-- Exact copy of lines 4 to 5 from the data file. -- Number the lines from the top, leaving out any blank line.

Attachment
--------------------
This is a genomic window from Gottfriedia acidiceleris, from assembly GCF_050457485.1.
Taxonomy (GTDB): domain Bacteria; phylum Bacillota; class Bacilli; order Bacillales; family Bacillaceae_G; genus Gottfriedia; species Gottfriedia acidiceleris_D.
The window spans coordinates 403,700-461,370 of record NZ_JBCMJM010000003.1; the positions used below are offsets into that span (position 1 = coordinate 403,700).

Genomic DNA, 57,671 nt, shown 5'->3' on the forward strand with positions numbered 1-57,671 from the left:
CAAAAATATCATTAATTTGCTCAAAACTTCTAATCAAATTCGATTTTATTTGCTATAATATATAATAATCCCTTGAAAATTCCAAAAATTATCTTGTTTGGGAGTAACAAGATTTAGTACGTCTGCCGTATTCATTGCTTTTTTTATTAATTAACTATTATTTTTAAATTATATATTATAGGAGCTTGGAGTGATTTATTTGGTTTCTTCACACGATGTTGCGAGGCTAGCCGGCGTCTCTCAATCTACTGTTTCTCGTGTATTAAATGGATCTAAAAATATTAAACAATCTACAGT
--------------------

Genomic DNA, 57,671 nt, shown 5'->3' on the forward strand with positions numbered 1-57,671 from the left:
CAAAAATATCATTAATTTGCTCAAAACTTCTAATCAAATTCGATTTTATTTGCTATAATATATAATAATCCCTTGAAAATTCCAAAAATTATCTTGTTTGGGAGTAACAAGATTTAGTACGTCTGCCGTATTCATTGCTTTTTTTATTAATTAACTATTATTTTTAAATTATATATTATAGGAGCTTGGAGTGATTTATTTGGTTTCTTCACACGATGTTGCGAGGCTAGCCGGCGTCTCTCAATCTACTGTTTCTCGTGTATTAAATGGATCTAAAAATATTAAACAATCTACAGT